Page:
And so this is the lovely conflict that infuses her music. Her bio implies a sense of oppression and yet she can’t help but find inspiration from it.
For an example of this, take into account the lyrics from the song “Forgiveness.”
I got water, I got air
that once held me now aren’t there
Oh ‘cause honey my heart has let you go- oh yes
I got flowers in my hair
When I crossed the border
There were angels waiting there
They took me down to the river of forgiveness and washed me clean
Hallelujah . . . The chains that once held me . . . .down the river of forgiveness. These are classic Christian themes.
And then lyrics from the song “Photograph.”
Oh we’re gonna make it right
You know we’re gonna make it right
If you spent your childhood in church, think about the song “This Little Light of Mine.”
A few notes about her set: Two of my friends wanted to buy Nick Motil’s CD so I took up a lot of space with my body to prevent people from taking their spots. I always get nervous about doing this. Anyone else get a nervous feeling when holding spots? You’re in a movie theatre and five of your friends decide to take off to buy popcorn or go to the washroom and you’re stuck telling 50 people, “Sorry these seats are reserved.” Hotel Café was packed. I suspect it was as close to sold out as possible. The age range was from 21 to 70. She has a voice that soars with beauty. She rotated from keys to piano throughout much of the set, sometimes in the middle of a song; however, I found her most engaging when she let her band carry the music and she focused in on her vocals. Her backup band consisted of a drummer, guitarist, bassist and trumpeter. The trumpeter added the most to her sound. She is a beauty. During the set, a trio of folks started to move up to the front and stopped right in front of my friends and me. They were looking for some open tables. There were no open tables. I mean, the place was packed, why would you think there would be open tables? I can’t give them too much grief, because they did head back (or did a friend guilt trip them due to the fact that they were standing RIGHT in front of us). Her set lasted about 45 minutes. To end it, her band either misread the set list or was having fun along with her. They walked off the stage, thinking they were finished while she was getting ready to play a final song. She called them back on stage and they finished up in fine fashion. In the audience was Aaron Beaumont – you don’t know who he is, you say – well, he’s a friend of mine and I’m tossing his name into this column to plug his upcoming US tour. He’s played Hotel Café a number of times. I’ve also listed one of his songs in one of my “What I Listened to . . . “ intraffik.com lists. (By the way, he plays August 17 at Life on Wilshire to kick start his US tour.)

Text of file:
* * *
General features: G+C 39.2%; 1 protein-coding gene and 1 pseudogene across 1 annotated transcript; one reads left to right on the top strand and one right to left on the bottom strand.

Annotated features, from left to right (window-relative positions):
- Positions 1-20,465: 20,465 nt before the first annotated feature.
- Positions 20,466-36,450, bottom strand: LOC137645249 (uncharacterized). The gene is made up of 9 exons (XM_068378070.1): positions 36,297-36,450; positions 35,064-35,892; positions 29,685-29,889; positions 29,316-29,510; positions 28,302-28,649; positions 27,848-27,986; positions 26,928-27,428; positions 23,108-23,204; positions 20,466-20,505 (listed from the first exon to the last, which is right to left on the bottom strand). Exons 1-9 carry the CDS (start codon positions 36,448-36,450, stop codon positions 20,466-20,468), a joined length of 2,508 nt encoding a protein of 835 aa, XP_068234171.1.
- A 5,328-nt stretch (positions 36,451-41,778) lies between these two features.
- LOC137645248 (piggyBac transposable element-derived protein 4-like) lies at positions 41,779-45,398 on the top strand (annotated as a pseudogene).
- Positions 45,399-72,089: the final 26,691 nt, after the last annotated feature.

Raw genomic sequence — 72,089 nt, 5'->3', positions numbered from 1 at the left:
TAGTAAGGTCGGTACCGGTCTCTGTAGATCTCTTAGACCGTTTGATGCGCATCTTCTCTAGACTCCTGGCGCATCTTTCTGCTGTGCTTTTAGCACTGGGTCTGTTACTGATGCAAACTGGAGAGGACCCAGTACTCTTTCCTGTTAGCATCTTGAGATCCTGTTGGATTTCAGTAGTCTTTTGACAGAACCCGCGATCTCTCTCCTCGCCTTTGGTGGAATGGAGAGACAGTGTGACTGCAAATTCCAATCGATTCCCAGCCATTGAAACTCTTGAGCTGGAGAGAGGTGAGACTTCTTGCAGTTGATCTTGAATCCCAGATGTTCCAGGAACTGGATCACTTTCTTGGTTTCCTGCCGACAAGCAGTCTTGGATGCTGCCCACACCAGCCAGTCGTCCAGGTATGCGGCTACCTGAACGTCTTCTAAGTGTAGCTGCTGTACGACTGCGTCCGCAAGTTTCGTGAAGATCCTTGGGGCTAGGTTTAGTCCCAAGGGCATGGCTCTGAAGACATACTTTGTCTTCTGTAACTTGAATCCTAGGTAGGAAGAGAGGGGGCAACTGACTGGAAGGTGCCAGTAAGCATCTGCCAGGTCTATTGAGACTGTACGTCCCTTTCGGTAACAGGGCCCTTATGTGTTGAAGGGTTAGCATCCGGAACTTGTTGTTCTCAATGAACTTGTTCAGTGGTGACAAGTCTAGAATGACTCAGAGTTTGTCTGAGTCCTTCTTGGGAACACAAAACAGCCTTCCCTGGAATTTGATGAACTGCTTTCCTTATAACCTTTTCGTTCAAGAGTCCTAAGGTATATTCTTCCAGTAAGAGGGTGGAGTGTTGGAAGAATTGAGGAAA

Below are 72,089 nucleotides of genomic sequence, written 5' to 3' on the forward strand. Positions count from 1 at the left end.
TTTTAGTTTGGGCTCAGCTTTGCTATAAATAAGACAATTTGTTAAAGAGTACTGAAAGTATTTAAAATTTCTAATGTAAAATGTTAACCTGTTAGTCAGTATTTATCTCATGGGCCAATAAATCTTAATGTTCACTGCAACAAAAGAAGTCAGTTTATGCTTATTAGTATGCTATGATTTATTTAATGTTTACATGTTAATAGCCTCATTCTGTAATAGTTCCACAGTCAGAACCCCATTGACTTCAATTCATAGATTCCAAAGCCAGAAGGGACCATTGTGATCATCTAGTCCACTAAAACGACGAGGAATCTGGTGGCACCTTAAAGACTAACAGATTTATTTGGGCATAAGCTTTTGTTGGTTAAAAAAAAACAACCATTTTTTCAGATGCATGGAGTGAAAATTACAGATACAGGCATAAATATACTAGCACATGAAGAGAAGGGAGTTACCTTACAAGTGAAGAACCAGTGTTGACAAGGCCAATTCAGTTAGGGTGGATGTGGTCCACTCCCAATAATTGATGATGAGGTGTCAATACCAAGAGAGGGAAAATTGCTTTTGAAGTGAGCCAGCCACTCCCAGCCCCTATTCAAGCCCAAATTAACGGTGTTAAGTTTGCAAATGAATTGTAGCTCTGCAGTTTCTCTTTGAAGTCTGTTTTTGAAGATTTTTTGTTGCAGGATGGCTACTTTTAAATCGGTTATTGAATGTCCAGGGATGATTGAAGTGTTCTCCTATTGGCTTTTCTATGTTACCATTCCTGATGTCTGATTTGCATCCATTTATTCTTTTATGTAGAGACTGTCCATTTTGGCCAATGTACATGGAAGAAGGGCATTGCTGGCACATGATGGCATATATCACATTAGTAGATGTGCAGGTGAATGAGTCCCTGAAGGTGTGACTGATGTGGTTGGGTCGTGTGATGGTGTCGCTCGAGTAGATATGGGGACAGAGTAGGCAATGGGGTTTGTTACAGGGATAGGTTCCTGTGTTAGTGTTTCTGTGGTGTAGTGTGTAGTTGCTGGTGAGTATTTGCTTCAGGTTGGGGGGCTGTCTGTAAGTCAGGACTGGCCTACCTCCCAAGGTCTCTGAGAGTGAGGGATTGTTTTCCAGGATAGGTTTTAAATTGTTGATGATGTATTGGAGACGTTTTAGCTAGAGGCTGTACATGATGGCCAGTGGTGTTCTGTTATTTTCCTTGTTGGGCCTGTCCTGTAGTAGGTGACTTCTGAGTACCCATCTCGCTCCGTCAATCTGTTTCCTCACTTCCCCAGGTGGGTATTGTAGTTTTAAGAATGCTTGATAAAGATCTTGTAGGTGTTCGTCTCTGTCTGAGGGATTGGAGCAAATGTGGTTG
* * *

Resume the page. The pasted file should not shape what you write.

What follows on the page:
After her set, we all decided to leave, but I told my friends I wanted to buy her CD before we left. They all said they weren’t going to do so and walked outside to wait for me. They must have held a conference outside, because soon after they all walked back inside and got in line for a CD. I only took up a brief amount of her time, but I found her to have a very personable personality. My other friends took photos, talked about music gigs and Africa with her. We then all went outside and talked about her for twenty minutes or so. Yes, we found her intriguing.
Side bar: It is summer and I learned one thing while riding the metro: this is definitely European tourist season. There was a rather large family or group of friends waiting for the metro when I was heading to Hotel Café. From the sounds of it, I’d tag them as Germans. On my way back to the metro stop, a group of tourists (I believe in this case French) jaywalked across Vine, forcing cars to stop. (I have to call them French, because we Americans like to poke fun of the French, right?) Tourist season in Hollywood – it makes me feel like I need another vacation. Hey intraffik.com editor, if you send me off to a foreign city, I promise to write another in-search-of-music-in-foreign-city column.